Fifty per cent of Britons are Germans
A team, led by the University College London, studied a segment of the Y chromosome that appears in almost all Danish and northern German men — and found that it is surprisingly common in Great Britain, the `Daily Mail` said.
Analysis of tooth enamel and bones found in Anglo- Saxon cemeteries corroborated these results, they say.
German archaeologist Heinrich Haerke believes "up to 200,000 emigrants" crossed the North Sea, pillaging and raping and eventually settling. The native Celts, softened by years of peace under the Romans, were no match for the raiding parties from across the North Sea.
Pottery and jewellery similar to that found in grave sites along the Elbe River in northern Germany has been unearthed in Anglo-Saxon cemeteries. In London There is also evidence the settlers remained in contact with relatives on the continent for upto three generations, say the geneticists.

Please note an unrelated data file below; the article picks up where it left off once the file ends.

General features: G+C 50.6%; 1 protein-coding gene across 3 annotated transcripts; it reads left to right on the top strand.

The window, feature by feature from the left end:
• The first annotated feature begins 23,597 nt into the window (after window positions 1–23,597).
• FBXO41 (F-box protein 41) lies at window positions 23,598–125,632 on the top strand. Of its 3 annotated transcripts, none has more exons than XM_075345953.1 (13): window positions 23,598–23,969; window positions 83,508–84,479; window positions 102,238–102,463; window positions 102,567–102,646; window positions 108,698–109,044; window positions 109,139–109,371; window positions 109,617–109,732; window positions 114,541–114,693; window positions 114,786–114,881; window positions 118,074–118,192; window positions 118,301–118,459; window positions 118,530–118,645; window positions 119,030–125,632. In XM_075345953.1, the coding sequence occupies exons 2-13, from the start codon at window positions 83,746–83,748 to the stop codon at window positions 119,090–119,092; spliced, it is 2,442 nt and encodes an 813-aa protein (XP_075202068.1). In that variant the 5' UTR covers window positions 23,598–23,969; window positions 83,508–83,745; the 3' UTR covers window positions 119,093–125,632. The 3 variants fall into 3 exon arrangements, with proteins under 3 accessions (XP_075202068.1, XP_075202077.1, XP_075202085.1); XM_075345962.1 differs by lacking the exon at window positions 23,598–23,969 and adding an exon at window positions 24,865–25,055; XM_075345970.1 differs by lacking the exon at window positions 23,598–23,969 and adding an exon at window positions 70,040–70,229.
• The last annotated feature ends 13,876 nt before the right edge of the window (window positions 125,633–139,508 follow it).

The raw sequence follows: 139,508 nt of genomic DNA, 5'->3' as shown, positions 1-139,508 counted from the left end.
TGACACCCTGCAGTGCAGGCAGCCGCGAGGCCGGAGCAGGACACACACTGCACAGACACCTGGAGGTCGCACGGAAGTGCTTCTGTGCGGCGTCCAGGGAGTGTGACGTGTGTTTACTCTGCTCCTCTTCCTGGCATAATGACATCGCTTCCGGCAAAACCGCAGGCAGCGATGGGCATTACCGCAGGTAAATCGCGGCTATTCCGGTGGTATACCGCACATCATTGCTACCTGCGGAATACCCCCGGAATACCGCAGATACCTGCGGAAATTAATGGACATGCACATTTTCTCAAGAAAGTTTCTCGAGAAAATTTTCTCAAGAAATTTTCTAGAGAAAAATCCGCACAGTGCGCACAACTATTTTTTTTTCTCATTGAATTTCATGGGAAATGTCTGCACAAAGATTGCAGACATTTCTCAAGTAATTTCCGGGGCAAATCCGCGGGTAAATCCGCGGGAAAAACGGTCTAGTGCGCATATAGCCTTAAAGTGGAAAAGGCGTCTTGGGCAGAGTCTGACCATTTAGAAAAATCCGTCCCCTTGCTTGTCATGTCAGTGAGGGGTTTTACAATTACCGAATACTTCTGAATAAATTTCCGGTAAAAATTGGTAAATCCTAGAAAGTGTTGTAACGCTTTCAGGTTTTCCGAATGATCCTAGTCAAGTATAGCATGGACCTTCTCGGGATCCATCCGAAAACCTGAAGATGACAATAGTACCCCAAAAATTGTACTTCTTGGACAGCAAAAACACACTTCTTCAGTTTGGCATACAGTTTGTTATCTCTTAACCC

The findings have caused a certain amount of gloating in Germany. "There is no use in denying it. It`s clear that the nation which most dislikes the Germans were once Krauts themselves. A number of studies reinforce the intimacy of the German-English relationship," wrote `Der Spiegel` magazine.
Anglo-Saxon is a catch-all phrase to refer to the invaders of the fifth and sixth centuries AD. Angles came from the southern part of the Danish peninsula and gave their name to England and the Saxons came from the north German plain.
There were other tribes — such as the Jutes, from Jutland, who settled in Kent. The Anglo-Saxons drove Britons into Cornwall, Wales and the North, but a few centuries later faced waves of invaders themselves — Vikings from Scandinavia and then the Normans in 1066.